A Blade Runner: The Final Cut (1982), Balboa, 5:00pm

Based on Philip K. Dick’s novel Do Androids Dream of Electric Sheep, Blade Runner remains surprisingly thoughtful for ’80’s sci-fi – especially of the big budget variety. It ponders questions about the nature of humanity and our ability to objectify people when it suits our needs. The art direction and the music alone would make it a masterpiece. Read my longer essay.

A- My Neighbor Totoro (1988), various theaters, Saturday through Wednesday

This Studio Ghibli feature may be one of the best cartoons ever for very young children. Adults can enjoy the beautiful animation and their children’s delightful reactions. Two children and their father (mother is in the hospital) move into a rural house that turns out to be haunted – in a good way. The magical creatures, including the powerful Totoro, make friends with the new people in the neighborhood. Warning: You should tell your kids beforehand that it takes place before everyone has a phone in their pocket.

B+ Cabaret (1972), Lark
֍ Sunday, 10:00am
֍ Monday, 8:00pm

Back in the spring of 1973, I was angry (but not surprised) when the “obviously commercial Godfather” beat Bob Fosse’s Weimar-era musical for the Best Picture Oscar. Time proved me wrong, and while I wouldn’t today put Cabaret in the same class as The Godfather, this story of decadence in pre-Nazi Germany is still a dazzling piece of style with an important message about the loss of freedom.

B+ Desperately Seeking Susan (1985), Balboa, Wednesday, 7:30pm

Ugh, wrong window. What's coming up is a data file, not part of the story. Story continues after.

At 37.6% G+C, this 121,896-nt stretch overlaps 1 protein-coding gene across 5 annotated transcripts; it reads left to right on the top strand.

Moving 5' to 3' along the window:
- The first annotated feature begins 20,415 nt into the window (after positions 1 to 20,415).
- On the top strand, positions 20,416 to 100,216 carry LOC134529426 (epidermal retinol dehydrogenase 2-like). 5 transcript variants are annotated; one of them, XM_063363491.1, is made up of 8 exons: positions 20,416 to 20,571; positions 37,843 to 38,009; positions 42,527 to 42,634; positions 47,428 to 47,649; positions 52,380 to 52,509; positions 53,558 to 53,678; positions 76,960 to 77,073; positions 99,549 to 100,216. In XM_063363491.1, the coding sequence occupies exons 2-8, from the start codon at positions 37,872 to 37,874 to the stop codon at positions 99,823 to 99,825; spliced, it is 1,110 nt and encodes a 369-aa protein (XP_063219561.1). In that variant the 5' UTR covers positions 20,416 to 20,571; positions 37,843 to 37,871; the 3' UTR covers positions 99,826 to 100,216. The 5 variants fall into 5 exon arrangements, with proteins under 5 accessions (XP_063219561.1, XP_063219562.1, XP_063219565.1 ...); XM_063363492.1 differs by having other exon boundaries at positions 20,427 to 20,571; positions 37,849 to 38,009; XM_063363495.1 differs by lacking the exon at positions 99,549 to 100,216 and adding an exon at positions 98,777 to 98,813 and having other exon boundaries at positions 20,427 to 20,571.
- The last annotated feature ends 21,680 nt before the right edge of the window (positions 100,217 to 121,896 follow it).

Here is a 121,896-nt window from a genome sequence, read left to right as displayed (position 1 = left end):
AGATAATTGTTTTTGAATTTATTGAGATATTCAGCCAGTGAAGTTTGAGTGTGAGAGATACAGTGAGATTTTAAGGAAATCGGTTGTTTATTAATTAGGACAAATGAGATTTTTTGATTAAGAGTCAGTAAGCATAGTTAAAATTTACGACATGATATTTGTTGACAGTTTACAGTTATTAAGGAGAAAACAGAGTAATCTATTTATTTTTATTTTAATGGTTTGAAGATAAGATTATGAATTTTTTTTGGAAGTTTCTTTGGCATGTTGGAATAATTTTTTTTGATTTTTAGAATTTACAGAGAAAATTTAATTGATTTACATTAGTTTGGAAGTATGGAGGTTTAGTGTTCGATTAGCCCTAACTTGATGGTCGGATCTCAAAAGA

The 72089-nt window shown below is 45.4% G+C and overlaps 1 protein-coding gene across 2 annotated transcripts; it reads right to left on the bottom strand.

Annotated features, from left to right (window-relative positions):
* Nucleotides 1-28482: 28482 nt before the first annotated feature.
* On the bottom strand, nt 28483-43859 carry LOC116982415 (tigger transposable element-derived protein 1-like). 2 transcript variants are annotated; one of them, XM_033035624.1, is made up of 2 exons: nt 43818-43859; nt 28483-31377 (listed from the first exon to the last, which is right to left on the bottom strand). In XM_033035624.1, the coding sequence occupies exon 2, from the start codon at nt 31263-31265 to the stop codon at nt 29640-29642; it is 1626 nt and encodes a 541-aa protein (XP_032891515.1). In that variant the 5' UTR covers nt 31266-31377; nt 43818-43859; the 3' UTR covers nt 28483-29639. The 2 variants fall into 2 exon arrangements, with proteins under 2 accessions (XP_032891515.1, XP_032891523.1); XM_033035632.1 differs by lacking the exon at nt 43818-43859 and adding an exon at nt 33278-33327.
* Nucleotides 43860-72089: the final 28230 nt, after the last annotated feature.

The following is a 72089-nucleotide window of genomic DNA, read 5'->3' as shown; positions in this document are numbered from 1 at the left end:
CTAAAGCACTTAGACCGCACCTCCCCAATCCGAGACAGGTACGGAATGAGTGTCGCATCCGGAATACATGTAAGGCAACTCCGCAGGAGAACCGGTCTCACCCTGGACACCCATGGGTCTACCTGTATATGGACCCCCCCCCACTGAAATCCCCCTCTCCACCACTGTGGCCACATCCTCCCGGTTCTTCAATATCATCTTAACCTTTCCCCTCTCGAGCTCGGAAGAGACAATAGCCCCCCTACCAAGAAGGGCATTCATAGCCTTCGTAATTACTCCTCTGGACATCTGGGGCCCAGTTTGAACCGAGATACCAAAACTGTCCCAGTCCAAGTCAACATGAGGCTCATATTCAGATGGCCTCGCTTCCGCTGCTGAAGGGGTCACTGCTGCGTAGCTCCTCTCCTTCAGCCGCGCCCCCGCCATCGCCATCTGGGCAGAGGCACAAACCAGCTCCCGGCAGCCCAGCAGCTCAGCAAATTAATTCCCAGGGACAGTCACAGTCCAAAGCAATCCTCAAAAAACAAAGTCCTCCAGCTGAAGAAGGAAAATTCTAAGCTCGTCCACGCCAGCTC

Funny and sexy, Susan Seidelman’s comedy thriller (written by Leora Barish) sparks with popping colors and infectious music while celebrating the down and dirty over the respectable middle class. Rosanna Arquette stars as a bored, unhappy housewife who loses her memory and takes on the identity of the very wild Susan, a happy slut played by a not-yet-famous Madonna (she hit the big time while the film was in post production).

B+ The Rocky Horror Picture Show (1975), Balboa, 11:30pm

With the Bawdy Caste Live Shadow Cast! This is in no way, shape, or form a great movie. It’s cheaply shot. The songs, while catchy, are hardly great rock. The characters are broad clichés, and the plot is almost non-existent. But it’s a crazy, funny, absurd celebration of everything sexual, with Tim Curry carrying the movie as a cross-dressing mad scientist. Also starring a very young Susan Sarandon. Read my report.

B Lost In Translation (2003), 4-Star
֍ Wednesday, 5:30pm
֍ Thursday, 7:30pm

Sophia Coppola introduced us to Scarlett Johansson and gave Bill Murray his best performance since Groundhog Day in this strange meditation where almost nothing happens. Murray plays an American movie star in Tokyo to shoot a whiskey commercial. Johansson plays the bored wife of a photographer. They sense a bond, but what you expect to happen never does. That’s okay, because it probably wouldn’t happen in real life, either. Coppola allows us to enjoy these people’s company, and their reaction to a foreign culture, for 104 minutes.

B The Fifth Element (1997), Balboa, 7:30pm

This big, fun, special effects-laden science-fantasy adventure refuses to take itself seriously. It never manages to be particularly exciting, but it succeeds in being rousing and intentionally funny eye candy. It’s also one of the few futuristic movies that’s neither utopian nor dystopian, making it feel (for all the silliness of the plot) relatively realistic.

Continuing engagements

Frequently-revived classics